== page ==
Politics and Salt Pork at Izola's

November 20, 2007

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Izola White presides over a Saturday gathering, under a portrait of another restaurant regular.
Izola's Restaurant was a regular stop for Harold Washington. According to one version of the story, this is where he decided to run for mayor of Chicago. Even today the diner is a place where politicians and everyday people cross paths and commune over biscuits baked from scratch. Chicago Public Radio stops by, as part of our series this week reflecting on Washington and his lasting impact.  

Listen to more stories from Harold: Then and Now (View full size photo).

Every Saturday morning, a dozen or so black men hold court near the front of Izola's, at 79th and Rhodes. They are gray-haired and seasoned – retired judges, police officers, political operatives and businessmen. They eat bacon and talk politics. Sometimes they signify on each other.

Looming over them is an oversized poster of Harold Washington. It's the same photo seen in many black Chicago homes, right next to frames of Martin Luther King Jr. and Jesus. Twenty years ago a heart attacked killed Washington.

Friends say he would've built a massive political organization had he lived. But they say while he was alive, he devoured dictionaries and thesauruses and he laughed. A lot.

McCORMICK: The laughter he would evoke would always not be mean-spirited or hurtful or derogatory toward other individuals. He was often the butt of the joke he would tell.

Carl McCormick is a retired appellate court judge. Next to him is Mitchell Watkins. They go back and forth.

WATKINS: He was an extremely smart, charismatic, charming fellow who was disappointing in terms of either a political legacy and he was awful good at politics and obviously enjoyed the fray. Unfortunately, he died suddenly and didn't leave much of an organization or much in the way of marching orders behind.

McCormick doesn't see it that way.

McCORMICK: He opened up city government to the people in a way that it had probably never, during my lifetime, had been open up. All of the city had a chance to participate in city government under his administration.

Owner Izola White says the legacy started here. She's perched near the cash register greeting and giving people back their change.

Izola waitresses often have to elbow their way to tables. Every seat is filled in the twenty-four hour diner. The hash browns have just enough seasoning and the short ribs melt off the fork. It was common to see Washington dine here. He'd work the room to shake everyone's hand – that was the politician in him. But he also had a smile that that could thaw cynicism.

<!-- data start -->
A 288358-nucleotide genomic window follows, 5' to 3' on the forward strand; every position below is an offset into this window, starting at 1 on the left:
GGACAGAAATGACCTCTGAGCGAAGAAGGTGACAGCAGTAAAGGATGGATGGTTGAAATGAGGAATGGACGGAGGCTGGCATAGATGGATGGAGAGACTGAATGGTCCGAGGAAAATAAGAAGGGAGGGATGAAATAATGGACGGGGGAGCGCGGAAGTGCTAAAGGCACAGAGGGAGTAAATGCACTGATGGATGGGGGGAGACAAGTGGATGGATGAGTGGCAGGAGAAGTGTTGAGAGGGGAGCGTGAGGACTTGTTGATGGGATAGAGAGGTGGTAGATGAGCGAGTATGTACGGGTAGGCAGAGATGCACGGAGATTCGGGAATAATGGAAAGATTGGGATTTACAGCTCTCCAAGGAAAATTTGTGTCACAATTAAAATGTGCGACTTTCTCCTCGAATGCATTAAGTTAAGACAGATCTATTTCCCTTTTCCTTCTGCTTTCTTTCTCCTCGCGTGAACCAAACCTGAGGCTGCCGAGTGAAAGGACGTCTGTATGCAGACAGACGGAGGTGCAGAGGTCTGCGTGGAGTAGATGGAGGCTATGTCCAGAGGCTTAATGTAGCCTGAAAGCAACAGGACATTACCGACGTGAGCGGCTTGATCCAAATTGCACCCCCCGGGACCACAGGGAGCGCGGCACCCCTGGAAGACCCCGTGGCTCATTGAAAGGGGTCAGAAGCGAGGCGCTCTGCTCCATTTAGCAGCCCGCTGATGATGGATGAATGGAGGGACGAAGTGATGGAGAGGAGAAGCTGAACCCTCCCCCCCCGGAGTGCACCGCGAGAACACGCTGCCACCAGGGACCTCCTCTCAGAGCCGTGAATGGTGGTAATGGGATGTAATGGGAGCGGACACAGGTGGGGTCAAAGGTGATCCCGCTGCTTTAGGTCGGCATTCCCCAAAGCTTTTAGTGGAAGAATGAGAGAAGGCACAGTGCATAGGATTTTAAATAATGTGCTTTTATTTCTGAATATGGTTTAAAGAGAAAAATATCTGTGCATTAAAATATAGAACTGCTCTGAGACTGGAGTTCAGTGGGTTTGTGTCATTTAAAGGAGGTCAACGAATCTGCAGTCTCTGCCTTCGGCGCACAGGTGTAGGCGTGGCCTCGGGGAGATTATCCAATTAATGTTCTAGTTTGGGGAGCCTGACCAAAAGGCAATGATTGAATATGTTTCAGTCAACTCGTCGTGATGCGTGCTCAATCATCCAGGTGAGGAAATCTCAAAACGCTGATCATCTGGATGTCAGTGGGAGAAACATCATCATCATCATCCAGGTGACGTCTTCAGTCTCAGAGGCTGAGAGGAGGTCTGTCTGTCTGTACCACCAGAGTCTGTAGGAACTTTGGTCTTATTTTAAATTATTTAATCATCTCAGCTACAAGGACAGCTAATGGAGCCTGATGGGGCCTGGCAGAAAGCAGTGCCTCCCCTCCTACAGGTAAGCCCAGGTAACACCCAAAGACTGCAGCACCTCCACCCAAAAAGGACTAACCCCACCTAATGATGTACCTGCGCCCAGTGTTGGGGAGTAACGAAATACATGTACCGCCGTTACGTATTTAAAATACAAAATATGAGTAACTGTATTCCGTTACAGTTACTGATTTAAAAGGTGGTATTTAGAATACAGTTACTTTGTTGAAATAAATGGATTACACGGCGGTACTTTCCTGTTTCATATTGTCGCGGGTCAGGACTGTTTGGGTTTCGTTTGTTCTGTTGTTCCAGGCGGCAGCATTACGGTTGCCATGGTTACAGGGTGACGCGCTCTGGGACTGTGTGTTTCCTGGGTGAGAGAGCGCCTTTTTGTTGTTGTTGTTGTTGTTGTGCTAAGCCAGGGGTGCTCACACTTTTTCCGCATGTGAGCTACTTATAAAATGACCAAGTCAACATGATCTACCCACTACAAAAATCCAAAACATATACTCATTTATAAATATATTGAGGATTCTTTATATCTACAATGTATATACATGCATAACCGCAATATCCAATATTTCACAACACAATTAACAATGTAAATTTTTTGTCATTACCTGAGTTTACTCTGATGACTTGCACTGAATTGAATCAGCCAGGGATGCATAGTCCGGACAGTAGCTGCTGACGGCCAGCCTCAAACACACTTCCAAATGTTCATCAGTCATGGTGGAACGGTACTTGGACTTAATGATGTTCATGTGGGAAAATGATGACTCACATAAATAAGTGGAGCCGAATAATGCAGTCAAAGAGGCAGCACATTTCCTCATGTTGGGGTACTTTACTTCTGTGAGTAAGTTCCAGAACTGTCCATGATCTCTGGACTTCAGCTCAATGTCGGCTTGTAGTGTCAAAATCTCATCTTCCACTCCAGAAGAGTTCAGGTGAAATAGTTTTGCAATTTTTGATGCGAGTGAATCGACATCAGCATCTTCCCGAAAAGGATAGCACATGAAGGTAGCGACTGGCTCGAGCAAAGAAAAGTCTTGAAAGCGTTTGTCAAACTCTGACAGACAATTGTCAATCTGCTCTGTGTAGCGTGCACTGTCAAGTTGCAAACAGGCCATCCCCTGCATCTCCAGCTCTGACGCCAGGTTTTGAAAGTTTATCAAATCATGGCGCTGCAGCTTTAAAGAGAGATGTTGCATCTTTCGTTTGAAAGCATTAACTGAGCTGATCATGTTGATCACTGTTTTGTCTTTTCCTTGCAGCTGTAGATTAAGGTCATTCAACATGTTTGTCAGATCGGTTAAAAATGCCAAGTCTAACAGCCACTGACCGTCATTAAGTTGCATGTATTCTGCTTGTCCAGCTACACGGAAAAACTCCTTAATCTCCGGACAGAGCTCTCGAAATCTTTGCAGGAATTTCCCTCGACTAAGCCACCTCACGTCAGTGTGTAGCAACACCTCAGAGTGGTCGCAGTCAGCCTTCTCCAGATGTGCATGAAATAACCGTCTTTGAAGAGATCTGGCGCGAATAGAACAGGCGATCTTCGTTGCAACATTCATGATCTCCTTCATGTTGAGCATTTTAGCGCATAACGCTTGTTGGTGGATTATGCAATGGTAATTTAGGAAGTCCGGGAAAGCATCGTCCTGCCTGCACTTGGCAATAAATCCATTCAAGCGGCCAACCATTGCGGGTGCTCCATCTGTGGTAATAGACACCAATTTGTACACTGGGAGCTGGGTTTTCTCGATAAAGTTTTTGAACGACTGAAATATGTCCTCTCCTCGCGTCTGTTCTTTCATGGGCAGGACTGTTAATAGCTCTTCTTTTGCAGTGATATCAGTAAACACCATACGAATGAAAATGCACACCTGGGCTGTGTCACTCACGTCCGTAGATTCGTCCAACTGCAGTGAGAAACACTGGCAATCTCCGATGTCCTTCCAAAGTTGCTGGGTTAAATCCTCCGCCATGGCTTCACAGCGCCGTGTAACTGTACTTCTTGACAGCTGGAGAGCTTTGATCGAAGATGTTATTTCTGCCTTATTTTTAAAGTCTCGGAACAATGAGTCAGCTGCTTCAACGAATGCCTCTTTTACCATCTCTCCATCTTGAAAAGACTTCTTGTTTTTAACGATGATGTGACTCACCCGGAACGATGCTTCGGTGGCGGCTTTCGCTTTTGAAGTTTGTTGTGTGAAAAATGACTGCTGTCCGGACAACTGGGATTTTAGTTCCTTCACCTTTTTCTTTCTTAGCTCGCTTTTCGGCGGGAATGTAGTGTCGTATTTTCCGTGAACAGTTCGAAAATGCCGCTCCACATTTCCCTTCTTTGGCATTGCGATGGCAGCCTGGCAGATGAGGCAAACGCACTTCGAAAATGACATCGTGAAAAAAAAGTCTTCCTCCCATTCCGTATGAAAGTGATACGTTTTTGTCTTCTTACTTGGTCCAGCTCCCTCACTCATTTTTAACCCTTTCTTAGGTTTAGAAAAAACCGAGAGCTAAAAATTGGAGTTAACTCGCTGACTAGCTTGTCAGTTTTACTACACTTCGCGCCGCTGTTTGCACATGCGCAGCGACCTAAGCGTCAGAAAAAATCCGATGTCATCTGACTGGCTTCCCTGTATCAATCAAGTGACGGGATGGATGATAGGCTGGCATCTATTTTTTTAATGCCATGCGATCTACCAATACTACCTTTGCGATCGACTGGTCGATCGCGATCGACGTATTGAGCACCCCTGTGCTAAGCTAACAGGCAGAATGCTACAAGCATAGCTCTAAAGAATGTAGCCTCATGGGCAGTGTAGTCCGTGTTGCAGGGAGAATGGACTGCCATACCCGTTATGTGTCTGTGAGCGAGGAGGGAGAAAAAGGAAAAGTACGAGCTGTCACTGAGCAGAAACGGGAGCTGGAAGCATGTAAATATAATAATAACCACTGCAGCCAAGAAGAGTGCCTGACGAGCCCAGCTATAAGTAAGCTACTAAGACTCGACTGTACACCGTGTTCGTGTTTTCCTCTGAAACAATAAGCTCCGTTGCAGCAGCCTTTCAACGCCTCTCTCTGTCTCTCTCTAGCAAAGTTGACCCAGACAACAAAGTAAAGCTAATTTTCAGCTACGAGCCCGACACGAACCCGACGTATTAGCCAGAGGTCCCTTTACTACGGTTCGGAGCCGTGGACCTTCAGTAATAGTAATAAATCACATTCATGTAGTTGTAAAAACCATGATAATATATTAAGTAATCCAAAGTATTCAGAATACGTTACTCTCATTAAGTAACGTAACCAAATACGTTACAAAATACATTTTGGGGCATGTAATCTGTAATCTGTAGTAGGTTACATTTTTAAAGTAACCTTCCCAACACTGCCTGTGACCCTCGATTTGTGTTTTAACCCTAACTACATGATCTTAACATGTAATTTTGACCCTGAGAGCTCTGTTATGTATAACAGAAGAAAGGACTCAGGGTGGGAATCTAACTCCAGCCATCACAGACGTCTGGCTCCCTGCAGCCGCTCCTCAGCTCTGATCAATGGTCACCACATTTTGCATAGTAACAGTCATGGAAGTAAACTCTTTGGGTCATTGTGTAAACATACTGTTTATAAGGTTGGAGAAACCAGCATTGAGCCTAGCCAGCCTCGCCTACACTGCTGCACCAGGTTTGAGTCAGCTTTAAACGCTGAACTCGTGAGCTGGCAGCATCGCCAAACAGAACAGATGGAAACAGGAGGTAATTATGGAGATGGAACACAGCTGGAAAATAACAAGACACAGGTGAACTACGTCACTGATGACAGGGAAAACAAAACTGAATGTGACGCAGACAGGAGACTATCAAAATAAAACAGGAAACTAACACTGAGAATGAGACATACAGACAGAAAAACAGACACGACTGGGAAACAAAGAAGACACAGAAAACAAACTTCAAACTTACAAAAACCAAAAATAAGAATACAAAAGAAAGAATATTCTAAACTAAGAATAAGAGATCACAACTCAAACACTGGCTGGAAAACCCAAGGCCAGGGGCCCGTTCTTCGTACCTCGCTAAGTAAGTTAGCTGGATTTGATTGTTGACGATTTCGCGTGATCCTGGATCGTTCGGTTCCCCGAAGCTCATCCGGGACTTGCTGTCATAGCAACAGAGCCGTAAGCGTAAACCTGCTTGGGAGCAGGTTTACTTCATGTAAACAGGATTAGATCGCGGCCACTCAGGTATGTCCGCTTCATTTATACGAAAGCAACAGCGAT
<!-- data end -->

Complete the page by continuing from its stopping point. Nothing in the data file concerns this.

WHITE: He would come in and eat. He'd eat salt pork. This is the only place he could get salt pork and it would be right. Congressman Hayes and Washington was sitting at table 14, and I said, ‘Well, why don't you run for mayor?' He said ‘We're thinking about it and when I decide, Izola, I'll call you.'
MOORE: What year was that?
WHITE: Hell, I don't know; that was twenty-something years ago.

Well, he did call her. It was 1982, and Ms. Izola White hosted one of his first fundraisers at her home.

Some Saturday mornings are particularly raucous at the restaurant. Chicago historian Timuel Black is sitting with this Saturday crew, which some folks liken to a political barber shop. He was part of the kitchen cabinet that pushed then-First District Congressman Washington to run for mayor.

BLACK: We had to convince him. In fact with Lu Palmer and others we brought him in to have an interview. He said if you get fifty thousand new black voters and one-hundred thousand dollars then I'll consider running. MOORE: When he said that, did he think that was an impossible feat?
BLACK: That's right! That's what he felt. We hit the streets and within that month we had ‘we shall see in '83.' 'and then ‘come alive October 5.' We registered more than two-hundred thousand new black voters. Then, I went to Harold and said ‘hmm…whatcha gonna do now, man? And he said, ‘I think I'm gonna have to run.'

Washington won the first of two terms in 1983. There are women enjoying breakfast at Izola's, too. A group of lawyers and judges sit in the back. They are quiet compared to the rowdiness up front. Judge Arnette Hubbard worked on all of Washington's campaigns and was a co-chair of one of the fundraising committees.

HUBBARD: He made a difference not only by achieving the office but having the good sense to look at middle management bureaucracy in which all governments function and see that if there was going to be any lasting change politically and economically in Chicago and in government, there would have to be layers of people in these different bureaus and departments and divisions.

But her fondest memory is when she'd walk in his office and he called her “angel.”

I'm Natalie Moore, Chicago Public Radio.